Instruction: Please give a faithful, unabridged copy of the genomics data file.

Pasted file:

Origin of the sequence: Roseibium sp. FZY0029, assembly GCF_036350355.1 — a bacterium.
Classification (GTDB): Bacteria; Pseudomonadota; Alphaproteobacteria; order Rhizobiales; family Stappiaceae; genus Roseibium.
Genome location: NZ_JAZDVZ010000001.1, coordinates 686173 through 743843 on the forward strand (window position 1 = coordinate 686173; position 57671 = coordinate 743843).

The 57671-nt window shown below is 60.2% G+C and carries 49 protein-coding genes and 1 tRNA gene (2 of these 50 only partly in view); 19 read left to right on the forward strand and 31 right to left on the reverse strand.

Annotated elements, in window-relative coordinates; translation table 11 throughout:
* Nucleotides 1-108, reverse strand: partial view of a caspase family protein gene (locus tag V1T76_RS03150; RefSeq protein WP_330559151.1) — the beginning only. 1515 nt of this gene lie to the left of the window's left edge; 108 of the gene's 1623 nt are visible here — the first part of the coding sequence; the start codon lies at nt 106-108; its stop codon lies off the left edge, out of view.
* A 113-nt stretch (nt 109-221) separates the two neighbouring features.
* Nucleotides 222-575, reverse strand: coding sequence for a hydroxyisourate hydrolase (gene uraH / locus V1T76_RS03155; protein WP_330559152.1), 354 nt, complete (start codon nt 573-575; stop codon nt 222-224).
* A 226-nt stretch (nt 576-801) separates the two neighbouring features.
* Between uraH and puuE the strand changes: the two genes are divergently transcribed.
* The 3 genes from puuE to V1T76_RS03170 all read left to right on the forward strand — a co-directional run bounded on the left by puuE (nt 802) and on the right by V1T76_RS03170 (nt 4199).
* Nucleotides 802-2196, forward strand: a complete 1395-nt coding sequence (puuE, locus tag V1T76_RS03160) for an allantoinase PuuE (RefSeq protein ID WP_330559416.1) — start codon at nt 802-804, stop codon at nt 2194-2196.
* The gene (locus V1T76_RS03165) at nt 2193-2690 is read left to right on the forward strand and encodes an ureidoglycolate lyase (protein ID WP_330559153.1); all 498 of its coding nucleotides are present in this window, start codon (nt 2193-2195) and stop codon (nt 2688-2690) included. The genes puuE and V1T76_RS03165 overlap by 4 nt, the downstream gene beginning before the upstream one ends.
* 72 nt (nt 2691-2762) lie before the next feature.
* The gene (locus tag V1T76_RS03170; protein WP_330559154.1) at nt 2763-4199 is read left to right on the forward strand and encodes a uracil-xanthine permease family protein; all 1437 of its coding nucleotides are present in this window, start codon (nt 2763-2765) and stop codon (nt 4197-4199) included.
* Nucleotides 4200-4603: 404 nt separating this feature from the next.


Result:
Origin of the sequence: Roseibium sp. FZY0029, assembly GCF_036350355.1 — a bacterium.
Classification (GTDB): Bacteria; Pseudomonadota; Alphaproteobacteria; order Rhizobiales; family Stappiaceae; genus Roseibium.
Genome location: NZ_JAZDVZ010000001.1, coordinates 686173 through 743843 on the forward strand (window position 1 = coordinate 686173; position 57671 = coordinate 743843).

The 57671-nt window shown below is 60.2% G+C and carries 49 protein-coding genes and 1 tRNA gene (2 of these 50 only partly in view); 19 read left to right on the forward strand and 31 right to left on the reverse strand.

Annotated elements, in window-relative coordinates; translation table 11 throughout:
* Nucleotides 1-108, reverse strand: partial view of a caspase family protein gene (locus tag V1T76_RS03150; RefSeq protein WP_330559151.1) — the beginning only. 1515 nt of this gene lie to the left of the window's left edge; 108 of the gene's 1623 nt are visible here — the first part of the coding sequence; the start codon lies at nt 106-108; its stop codon lies off the left edge, out of view.
* A 113-nt stretch (nt 109-221) separates the two neighbouring features.
* Nucleotides 222-575, reverse strand: coding sequence for a hydroxyisourate hydrolase (gene uraH / locus V1T76_RS03155; protein WP_330559152.1), 354 nt, complete (start codon nt 573-575; stop codon nt 222-224).
* A 226-nt stretch (nt 576-801) separates the two neighbouring features.
* Between uraH and puuE the strand changes: the two genes are divergently transcribed.
* The 3 genes from puuE to V1T76_RS03170 all read left to right on the forward strand — a co-directional run bounded on the left by puuE (nt 802) and on the right by V1T76_RS03170 (nt 4199).
* Nucleotides 802-2196, forward strand: a complete 1395-nt coding sequence (puuE, locus tag V1T76_RS03160) for an allantoinase PuuE (RefSeq protein ID WP_330559416.1) — start codon at nt 802-804, stop codon at nt 2194-2196.
* The gene (locus V1T76_RS03165) at nt 2193-2690 is read left to right on the forward strand and encodes an ureidoglycolate lyase (protein ID WP_330559153.1); all 498 of its coding nucleotides are present in this window, start codon (nt 2193-2195) and stop codon (nt 2688-2690) included. The genes puuE and V1T76_RS03165 overlap by 4 nt, the downstream gene beginning before the upstream one ends.
* 72 nt (nt 2691-2762) lie before the next feature.
* The gene (locus tag V1T76_RS03170; protein WP_330559154.1) at nt 2763-4199 is read left to right on the forward strand and encodes a uracil-xanthine permease family protein; all 1437 of its coding nucleotides are present in this window, start codon (nt 2763-2765) and stop codon (nt 4197-4199) included.
* Nucleotides 4200-4603: 404 nt separating this feature from the next.